A High Day in Rwanda
Trip Start Mar 31, 2009
23Trip End Apr 22, 2009
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There was a surprise waiting for me inside the Toyota Carola. The steering wheel was on the right, that wasn't a surprise even though Rwanda drives on the right. Up until recently most of their cars came from the former British colonies around them that still drive on the left - Uganda, Tanzania, and Kenya. So you find both configurations in Rwanda. The surprise was a large nontransparent cloudy white spot on the windshield right in front of me. I noticed there was a serious-looking hole in the windshield at the bottom of the blob as I dubbed it. I wondered if they had somehow frosted the windshield to stabilize it after this hole occurred. When I asked though, it turned out to be the other way around. The driver explained that the blob just happened one day. He assumed that a seal had broken and air or liquid had accumulated, so he chipped the hole in the windshield to let whatever it was out. But that didn't help. Now I had a blob, a hole in the windshield and cracks already spreading.
It was too late to make arrangements for another taxi, so this was going to be a rather strange trip. Sensory deprivation is not pleasant on mountain roads.... We started the expedition to Giti right on time. If I leaned to my right, I could see out the middle part of the windshield, and take photos by holding the camera there as well.
On the outskirts of Kigali we picked up Nathan and Mo´se from Burundi, then continued on, observing the usual colorful activities going on along the side of the road.
Teachers must now teach in English, even if they themselves don't speak it very well. It will be a hard transition for those who had their higher education in France or Belgium. Many Rwandans speak good French but not English. The learning curve will be steep.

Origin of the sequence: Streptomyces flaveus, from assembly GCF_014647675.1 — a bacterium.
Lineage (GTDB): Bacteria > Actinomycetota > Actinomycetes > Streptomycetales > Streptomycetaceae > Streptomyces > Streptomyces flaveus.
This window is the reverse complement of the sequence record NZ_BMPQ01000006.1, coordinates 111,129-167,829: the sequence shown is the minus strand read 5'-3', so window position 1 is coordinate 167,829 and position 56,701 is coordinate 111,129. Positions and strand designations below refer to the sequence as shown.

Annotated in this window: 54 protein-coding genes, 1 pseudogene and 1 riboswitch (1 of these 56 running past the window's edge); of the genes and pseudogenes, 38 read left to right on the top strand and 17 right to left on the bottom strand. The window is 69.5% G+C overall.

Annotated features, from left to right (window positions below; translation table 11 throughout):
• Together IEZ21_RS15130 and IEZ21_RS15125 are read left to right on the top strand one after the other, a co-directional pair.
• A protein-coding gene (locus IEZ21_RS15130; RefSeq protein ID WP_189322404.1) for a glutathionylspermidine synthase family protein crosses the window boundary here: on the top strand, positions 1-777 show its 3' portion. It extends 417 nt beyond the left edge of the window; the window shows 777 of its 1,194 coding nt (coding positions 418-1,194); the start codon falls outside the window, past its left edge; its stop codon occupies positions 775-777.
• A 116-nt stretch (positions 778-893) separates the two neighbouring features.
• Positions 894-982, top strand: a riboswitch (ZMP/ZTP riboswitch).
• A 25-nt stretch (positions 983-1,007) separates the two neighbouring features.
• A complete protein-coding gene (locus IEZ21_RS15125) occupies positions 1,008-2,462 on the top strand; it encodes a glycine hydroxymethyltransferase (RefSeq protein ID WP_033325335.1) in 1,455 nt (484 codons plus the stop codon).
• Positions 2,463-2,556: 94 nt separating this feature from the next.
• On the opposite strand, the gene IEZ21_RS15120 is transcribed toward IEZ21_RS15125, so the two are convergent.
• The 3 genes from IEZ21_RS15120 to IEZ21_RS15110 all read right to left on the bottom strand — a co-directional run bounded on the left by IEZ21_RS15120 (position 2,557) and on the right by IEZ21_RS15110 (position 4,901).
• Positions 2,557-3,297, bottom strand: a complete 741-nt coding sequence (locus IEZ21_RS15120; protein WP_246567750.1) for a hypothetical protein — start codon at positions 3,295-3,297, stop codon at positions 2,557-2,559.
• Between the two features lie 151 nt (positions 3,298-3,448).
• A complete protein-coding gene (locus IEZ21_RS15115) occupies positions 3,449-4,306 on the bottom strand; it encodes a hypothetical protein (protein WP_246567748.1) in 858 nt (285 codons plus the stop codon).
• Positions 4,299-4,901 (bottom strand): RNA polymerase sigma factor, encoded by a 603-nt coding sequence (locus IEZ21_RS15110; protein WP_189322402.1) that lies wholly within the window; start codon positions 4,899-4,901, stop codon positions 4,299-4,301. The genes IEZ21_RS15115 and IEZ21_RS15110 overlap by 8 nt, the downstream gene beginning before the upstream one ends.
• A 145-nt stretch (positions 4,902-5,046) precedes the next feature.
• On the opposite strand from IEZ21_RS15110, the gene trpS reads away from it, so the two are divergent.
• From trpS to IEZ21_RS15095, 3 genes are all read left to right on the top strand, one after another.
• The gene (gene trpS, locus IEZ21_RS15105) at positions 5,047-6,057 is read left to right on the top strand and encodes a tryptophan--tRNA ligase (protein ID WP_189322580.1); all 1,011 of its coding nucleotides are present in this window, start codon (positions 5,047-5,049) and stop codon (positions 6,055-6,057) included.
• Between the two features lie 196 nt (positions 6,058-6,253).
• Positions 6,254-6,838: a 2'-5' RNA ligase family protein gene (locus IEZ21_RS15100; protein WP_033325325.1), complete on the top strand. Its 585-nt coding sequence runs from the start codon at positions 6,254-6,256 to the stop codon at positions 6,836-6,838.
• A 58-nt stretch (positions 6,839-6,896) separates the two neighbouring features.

We chatted off and on as we drive the half hour out of town to the road where we left the blacktop and started on dirt roads. As if on cue, that's when the rain started. This is a rainy season in Rwanda, so it wasn't unexpected, but it does make the drive to Giti more difficult.
We slipped and slid and bounced and rocked our way up the mountain-side to Giti. That part of the trip took 90 minutes.
The rain slowed everyone's arrival, even those who live in Giti and walk to church. The van with the church members from Remera arrived about 20 minutes after we did; people trickled in through the rain with very muddy shoes, which they cleaned in puddles outside before entering. We finally started services about 11:00; there were about 70 of us present. As the congregation sang hymns in Kinyarwanda, I sang along with a French hymnal. Those from Burundi can understand Kinyarwanda well, the languages are very similar.
We had announcements, the choral sang,
After services I showed the video of the African youth camps and commented as we watched.
The menu included chicken, potatoes, unleavened bread, boiled eggs, local cheese, avocado, bananas for dessert and a coke or fanta. The ladies did a very nice job, and we enjoyed having the meal together.
The drive down the mountain was hair-raising. We were very thankful that it had stopped raining an hour or so before we left, but the roads were soaked. The car often lost traction on all for tires and slid, sometimes completely sideways. There are places where there is no bank on the side of the road. If we slipped over the side, it would be a long steep way down.
In fact as we drove into Kigali, a policeman at a checkpoint waved us to the side. He told the driver "your car is very dirty, you must clean it." Apparently it's a minor infraction to drive with a very dirty car. We were let off with a warning....
Back at Chez Lando I had another meeting with Charles, Edison and Triphose. We finished going through our fundamental beliefs and discussed practical applications. They finally left about 7:00. They had hoped to attend our leadership conference, but I felt it was too early for that. I didn't want to make the presentations less effective for our church leaders by having to simply or over-explain the presentations. Rather, we agreed that I would reserve several days for meetings with their group leaders the next time I went to Burundi, possibly in July.
I had a pizza for dinner here at the hotel (puffed up crust!), and will head for bed early tonight.